Finney and Monroe-Ball sign anti-tax pledge

Sen. Raymond Finney signs a No Tax pledge at a gathering sponsored by the Tennessee Tax Revolt at Ryan's Steakhouse.

Photo by Lance Coleman

Sen. Raymond Finney signs a No Tax pledge at a gathering sponsored by the Tennessee Tax Revolt at Ryan's Steakhouse.

State Representative District 20 candidate Tona Monroe-Ball signs a pledge to not raise taxes or vote to impose a state income tax at a gathering sponsored by the Tennessee Tax Revolt.

Photo by Lance Coleman

State Representative District 20 candidate Tona Monroe-Ball signs a pledge to not raise taxes or vote to impose a state income tax at a gathering sponsored by the Tennessee Tax Revolt.

Sen. Raymond Finney and State Representative District 20 candidate Tona Monroe-Ball each signed a pledge recently to not raise taxes or vote to impose a state income tax.

Finney and Monroe-Ball were at Ryan’s Steakhouse June 12 to sign the measure sponsored by Tennessee Tax Revolt.

Finney said that in tough budget years such as this lawmakers often consider raising taxes. “There’s a temptation to raise taxes, especially in a shortfall. Next year will definitely be tight. You don’t raise taxes to make a short term change in the budget,” he said.

Tona Monroe-Ball said signing the measure is extremely important. “Times are very hard. There’s no accountability on spending, budgets are not screened to determine the legitimately constitutional functions of state government. I’m not going to approve budgets that are bloated with things that are not functions of state government,” she said.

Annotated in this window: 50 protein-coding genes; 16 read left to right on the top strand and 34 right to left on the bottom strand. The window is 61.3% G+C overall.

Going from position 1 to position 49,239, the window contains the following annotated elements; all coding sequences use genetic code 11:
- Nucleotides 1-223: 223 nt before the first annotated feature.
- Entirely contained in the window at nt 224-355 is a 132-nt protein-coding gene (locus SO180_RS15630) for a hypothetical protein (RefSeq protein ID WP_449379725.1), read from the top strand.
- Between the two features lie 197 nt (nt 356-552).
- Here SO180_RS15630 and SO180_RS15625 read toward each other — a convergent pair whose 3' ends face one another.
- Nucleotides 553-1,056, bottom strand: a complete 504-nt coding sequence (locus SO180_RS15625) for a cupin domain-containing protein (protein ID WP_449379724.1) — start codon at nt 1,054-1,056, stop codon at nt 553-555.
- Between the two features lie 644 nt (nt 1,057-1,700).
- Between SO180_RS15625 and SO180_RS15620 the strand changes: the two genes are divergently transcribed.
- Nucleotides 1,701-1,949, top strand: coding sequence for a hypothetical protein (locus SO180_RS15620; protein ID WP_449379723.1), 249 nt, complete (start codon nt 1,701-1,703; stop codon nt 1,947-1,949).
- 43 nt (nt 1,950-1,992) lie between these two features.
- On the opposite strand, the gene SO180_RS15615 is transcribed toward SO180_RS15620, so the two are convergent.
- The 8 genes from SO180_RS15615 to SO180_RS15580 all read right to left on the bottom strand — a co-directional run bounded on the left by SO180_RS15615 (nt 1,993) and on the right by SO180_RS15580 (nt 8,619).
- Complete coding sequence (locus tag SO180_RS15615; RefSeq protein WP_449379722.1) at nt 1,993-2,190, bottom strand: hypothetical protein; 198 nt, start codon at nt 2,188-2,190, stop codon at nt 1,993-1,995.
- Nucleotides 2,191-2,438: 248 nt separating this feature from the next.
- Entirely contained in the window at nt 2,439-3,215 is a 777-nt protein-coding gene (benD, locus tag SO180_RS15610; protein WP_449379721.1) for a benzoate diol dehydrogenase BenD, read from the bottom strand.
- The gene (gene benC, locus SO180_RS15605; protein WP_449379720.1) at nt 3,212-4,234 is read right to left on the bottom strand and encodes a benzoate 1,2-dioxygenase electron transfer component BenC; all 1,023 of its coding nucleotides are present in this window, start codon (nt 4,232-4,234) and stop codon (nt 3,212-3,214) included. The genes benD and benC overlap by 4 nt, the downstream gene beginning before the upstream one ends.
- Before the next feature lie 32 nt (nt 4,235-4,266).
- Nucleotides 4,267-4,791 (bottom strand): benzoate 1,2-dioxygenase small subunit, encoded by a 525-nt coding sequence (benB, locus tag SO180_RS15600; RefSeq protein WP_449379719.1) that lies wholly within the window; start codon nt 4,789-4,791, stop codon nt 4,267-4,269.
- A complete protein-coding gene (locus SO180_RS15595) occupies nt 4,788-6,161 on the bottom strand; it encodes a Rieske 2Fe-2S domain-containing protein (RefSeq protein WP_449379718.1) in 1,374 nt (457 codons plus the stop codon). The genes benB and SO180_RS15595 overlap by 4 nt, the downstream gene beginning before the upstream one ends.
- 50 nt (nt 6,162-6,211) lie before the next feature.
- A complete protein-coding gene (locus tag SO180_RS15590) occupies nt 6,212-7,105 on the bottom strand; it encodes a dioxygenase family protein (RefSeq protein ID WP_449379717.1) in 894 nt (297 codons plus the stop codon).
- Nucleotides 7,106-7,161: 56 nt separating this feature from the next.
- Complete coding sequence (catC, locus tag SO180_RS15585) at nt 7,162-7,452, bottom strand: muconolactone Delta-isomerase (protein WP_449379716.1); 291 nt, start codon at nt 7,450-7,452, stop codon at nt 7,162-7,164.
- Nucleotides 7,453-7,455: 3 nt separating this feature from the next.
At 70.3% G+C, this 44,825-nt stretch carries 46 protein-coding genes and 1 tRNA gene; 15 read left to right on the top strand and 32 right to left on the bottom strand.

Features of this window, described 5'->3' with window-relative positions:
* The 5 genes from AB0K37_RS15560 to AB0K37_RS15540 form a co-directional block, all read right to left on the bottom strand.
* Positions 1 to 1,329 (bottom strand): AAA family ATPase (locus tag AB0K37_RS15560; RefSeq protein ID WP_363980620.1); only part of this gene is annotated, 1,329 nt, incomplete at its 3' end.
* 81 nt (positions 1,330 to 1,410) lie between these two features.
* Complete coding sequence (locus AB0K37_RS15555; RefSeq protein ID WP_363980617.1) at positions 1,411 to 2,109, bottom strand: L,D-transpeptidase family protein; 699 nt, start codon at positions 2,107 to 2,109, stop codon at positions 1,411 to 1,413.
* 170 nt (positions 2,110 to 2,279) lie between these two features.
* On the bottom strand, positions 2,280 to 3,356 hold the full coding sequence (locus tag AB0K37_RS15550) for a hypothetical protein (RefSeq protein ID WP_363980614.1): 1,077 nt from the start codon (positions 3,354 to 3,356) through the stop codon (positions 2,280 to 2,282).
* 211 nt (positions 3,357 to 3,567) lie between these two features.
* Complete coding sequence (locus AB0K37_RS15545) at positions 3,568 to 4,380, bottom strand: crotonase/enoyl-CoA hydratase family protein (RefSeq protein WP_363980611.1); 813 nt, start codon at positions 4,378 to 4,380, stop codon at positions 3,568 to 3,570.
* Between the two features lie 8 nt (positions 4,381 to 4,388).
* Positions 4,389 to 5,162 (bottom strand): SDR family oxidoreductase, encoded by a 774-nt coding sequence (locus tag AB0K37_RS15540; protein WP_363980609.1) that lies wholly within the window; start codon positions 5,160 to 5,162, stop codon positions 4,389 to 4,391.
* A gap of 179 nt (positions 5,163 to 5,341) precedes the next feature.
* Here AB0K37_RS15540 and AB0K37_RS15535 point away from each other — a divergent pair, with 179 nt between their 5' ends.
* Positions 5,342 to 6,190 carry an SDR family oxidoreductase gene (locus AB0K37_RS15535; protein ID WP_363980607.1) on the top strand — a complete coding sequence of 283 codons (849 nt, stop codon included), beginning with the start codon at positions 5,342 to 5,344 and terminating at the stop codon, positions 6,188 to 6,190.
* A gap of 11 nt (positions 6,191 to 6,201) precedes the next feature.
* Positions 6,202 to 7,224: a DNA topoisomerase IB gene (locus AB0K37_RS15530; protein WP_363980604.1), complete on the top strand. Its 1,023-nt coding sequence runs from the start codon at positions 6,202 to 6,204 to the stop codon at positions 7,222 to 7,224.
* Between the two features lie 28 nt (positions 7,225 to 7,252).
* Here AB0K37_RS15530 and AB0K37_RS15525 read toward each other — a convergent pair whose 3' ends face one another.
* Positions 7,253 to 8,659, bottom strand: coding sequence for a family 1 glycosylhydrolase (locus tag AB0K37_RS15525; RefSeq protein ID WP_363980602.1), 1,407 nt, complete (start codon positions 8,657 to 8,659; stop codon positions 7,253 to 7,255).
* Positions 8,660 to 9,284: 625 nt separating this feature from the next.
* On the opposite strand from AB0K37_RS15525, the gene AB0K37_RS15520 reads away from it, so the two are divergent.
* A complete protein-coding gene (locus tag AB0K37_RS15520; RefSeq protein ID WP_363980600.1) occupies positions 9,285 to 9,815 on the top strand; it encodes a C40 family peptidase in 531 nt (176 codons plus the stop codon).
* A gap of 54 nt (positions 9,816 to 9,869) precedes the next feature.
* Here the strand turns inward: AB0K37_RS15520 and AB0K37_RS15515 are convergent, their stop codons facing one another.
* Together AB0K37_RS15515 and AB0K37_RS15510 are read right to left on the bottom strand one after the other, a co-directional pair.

Monroe-Ball said the state needs government accountability. “Government spending has been out of control. We need a strong fiscal conservative in state government. We need budget cuts not tax hikes,” she said.

Ben Cunningham, president of Tennessee Tax Revolt, said signing the pledge means the candidate is being held accountable. “It means they’re making a promise to constituents,” he said.

Most who sign with his group approach them for the opportunity to do so. Some candidates reject the opportunity. “They’re saying, ‘I’m reserving the right to vote for tax increases or to institute an income tax.’” Cunningham said.

Monroe-Ball said income tax proponents are preparing to pitch the idea to lawmakers again because of the budget shortfall. “They’re grooming people to accept it. I want to show there’s not a need for an income tax, just a need to trim the state budget,” she said.

Cunningham said the main reason he hears from lawmakers opposed to signing the pledge against raising taxes or starting an income tax is it ties their hands.

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Comments » 4

thegadsden writes:

Thank God. Maybe we can get a new breed of politicians in the House. Enough with the Naifeh bootlickers like Overbey.

CommonSense writes:

Maybe if all legislation was printed in as large of print as the No Tax pledge, then Finney could read what he was voting on and not "Miss the Vote" on liquor by the drink for Townsend or understand that "His Vote did not matter" when he Voted FOR BEP 2.0 and cost Blount County and City schools over $6 million in lost state dollars. I guess a new set of glasses could work as well, this would be the conservative approach.

KM writes:

But voting the right way on those issues wouldn't be Finney's style he's to busy being pushed around by special interest and his on political viability to do what is right. It's time to bring some one to the Senate who will make the right votes no matter what the final count is and that’s Doug Overbey.

KM writes:

Boy it sure makes a lot of sense to me to sit and nit-pick about a procedural vote that in the end didn't matter but yet when Finney votes for BEP 2.0 which caused a multi-million dollar shortfall in education funding for Blount schools you guys are no where to be heard from. Lets focus on votes that matter, not meaningless procedural votes that had no affect on the outcome of the house leadership.

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